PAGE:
SMS is turning 25 this year. And as the saying goes, the older, the wiser, and after 25 years, it looks like SMS is improving its functionality through the adoption of RCS.RCS stands for Rich Communication Services and is already present with some instant messaging apps such as WhatsApp, Facebook Messenger and Apple’s iMessages. The difference is, with RCS there is no need for both parties to have installed the same application, as it will be a native app or function in the mobile phone just like how SMS is functioning now.
So first thing first, does RCS use data?
The short answer is yes. But it does have the option to interchange to SMS should data connection not be available. This makes it unique to all other OTT applications. So what else can RCS do and how does that compare to say WhatsApp and Facebook Messenger? Here is a brief comparison on some of the features:
There’s more unique features to RCS
RCS’s special features don’t just end here. For instance, companies can brand their messages with their own logo and branded colours. Other rich content like discount vouchers, boarding passes, loyalty cards, GIFs and tickets with dynamic fields can be also be included in the messages too. What’s more exciting is that it has some additional benefits missing with phone calls. For example, doctors who need to contact patients with important test results could add a brief description to the incoming call to provide context about the phone call to enable an informed decision to be made when answering the call.
So can we embrace RCS and ditch SMS now?
Well not so fast. Since the idea of RCS is to integrate with your existing SMS app to provide a richer communication experience, both your handset and network will need to support RCS. As of December 2016 there are only 156 Android devices and 49 mobile operators supporting RCS globally. In Australia, Telstra has been listed as a signatory along with other carriers worldwide. However, according to a recent article, there is still no formal launch plan from Telstra. And there aren’t any plans to adopt or roll out RCS by Optus or Vodafone Australia just yet. so we still have some way to go before RCS becomes the default native messaging application like SMS is now.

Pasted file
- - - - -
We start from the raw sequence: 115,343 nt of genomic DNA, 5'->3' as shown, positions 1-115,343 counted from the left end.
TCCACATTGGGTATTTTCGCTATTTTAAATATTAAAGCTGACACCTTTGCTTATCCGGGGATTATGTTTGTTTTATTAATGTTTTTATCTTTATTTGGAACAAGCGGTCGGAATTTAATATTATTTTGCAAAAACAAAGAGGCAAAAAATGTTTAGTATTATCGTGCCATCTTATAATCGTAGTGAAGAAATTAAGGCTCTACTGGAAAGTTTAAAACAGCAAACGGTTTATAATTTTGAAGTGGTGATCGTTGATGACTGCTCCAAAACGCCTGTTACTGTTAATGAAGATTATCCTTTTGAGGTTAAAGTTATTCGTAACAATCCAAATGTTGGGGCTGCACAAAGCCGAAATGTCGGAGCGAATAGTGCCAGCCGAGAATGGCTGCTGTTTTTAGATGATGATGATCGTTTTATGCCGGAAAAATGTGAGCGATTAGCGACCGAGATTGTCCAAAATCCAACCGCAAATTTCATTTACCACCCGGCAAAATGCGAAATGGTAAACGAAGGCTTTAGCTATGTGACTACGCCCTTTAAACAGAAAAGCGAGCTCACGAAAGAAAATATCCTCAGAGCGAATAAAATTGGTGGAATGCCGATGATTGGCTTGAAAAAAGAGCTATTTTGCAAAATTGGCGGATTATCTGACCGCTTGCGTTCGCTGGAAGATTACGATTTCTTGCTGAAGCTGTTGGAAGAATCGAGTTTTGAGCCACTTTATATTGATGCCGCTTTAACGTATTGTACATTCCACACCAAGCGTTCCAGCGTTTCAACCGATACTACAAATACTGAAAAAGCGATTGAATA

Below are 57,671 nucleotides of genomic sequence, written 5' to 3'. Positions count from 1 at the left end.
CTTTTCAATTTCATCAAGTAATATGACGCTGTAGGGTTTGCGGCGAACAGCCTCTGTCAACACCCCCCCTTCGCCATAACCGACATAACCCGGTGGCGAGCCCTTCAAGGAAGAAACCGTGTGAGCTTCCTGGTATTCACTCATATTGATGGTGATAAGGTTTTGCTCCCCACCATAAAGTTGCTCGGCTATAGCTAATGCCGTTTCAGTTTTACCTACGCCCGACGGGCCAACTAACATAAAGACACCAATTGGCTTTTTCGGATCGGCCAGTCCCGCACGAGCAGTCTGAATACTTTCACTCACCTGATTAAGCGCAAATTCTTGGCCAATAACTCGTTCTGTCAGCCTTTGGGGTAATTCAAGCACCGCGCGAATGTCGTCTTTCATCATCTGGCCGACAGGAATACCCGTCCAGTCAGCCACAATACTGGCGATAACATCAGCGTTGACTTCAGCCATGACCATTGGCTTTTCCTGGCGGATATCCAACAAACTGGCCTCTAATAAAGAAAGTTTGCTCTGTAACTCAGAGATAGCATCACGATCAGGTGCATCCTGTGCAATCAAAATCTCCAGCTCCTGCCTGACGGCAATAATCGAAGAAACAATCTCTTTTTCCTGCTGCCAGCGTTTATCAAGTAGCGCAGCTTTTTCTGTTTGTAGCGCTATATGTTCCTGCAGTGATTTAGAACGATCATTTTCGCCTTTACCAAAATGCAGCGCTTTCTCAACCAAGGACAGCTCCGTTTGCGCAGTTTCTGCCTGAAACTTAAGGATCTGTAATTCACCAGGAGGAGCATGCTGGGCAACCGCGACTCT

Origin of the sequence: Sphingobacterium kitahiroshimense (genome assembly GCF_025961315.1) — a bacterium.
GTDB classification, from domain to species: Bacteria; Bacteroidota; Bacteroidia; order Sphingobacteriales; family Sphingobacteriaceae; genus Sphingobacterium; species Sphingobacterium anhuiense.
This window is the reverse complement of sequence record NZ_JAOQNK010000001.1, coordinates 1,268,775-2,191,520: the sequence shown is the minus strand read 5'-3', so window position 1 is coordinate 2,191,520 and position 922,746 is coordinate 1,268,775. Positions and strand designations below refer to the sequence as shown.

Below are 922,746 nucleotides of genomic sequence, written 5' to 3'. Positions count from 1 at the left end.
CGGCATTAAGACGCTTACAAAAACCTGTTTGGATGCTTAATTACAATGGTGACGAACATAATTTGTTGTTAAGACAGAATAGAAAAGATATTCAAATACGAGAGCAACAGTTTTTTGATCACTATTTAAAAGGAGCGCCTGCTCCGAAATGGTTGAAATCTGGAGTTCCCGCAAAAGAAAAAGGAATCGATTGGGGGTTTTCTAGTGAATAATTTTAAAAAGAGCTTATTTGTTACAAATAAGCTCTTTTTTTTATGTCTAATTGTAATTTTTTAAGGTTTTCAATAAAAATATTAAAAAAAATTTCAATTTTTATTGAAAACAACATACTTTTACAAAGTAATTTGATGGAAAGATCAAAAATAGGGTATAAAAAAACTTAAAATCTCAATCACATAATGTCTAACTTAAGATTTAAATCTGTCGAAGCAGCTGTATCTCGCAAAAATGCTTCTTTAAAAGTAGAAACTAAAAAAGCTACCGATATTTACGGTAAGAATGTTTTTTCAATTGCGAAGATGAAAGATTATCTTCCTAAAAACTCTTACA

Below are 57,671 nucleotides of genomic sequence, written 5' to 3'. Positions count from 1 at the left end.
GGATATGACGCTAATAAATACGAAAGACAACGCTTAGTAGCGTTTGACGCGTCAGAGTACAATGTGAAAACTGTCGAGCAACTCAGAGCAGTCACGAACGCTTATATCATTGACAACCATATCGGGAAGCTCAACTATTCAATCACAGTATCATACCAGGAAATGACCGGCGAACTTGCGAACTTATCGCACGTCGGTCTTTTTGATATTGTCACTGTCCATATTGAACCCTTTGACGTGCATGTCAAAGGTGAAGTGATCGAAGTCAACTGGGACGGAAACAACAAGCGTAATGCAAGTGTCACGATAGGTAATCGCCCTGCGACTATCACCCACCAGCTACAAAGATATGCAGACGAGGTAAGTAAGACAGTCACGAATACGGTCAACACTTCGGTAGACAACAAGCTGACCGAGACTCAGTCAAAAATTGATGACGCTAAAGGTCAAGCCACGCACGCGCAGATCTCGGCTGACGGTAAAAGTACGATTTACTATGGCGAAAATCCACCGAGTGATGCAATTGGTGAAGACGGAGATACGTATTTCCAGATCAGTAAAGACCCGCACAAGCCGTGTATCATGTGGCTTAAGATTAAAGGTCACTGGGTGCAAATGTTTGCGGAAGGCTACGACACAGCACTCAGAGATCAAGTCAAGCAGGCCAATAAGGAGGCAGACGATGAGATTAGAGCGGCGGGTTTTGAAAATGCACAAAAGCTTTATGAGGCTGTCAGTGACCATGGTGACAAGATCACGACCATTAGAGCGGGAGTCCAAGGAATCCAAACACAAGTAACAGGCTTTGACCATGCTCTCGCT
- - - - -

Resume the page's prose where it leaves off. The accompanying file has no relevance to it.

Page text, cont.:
If not now, then when?
RCS falls under the umbrella of the GSMA’s “Universal Profile”, which aim to provide a single specification that will help simplify both product development and operator deployment for the next generation of mobile messaging and calling. There are currently 47 operators, 11 manufacturers and 2 OS providers that have committed to support the Universal Profile (source). That means RCS, being tied to the Universal Profile, will be included in any future communication services development by these supporters. In the second quarter of 2017, there will be additional release of RCS including:
- Developer APIs
- Plug-in Integration
- Improved authentication / app security
These are all good signs that RCS is moving along and we are one step closer to embracing it as the future of SMS.So what do you think readers? Are you excited about RCS? Would you embrace it with open arms? Share your thoughts and ideas with us in the comment section below.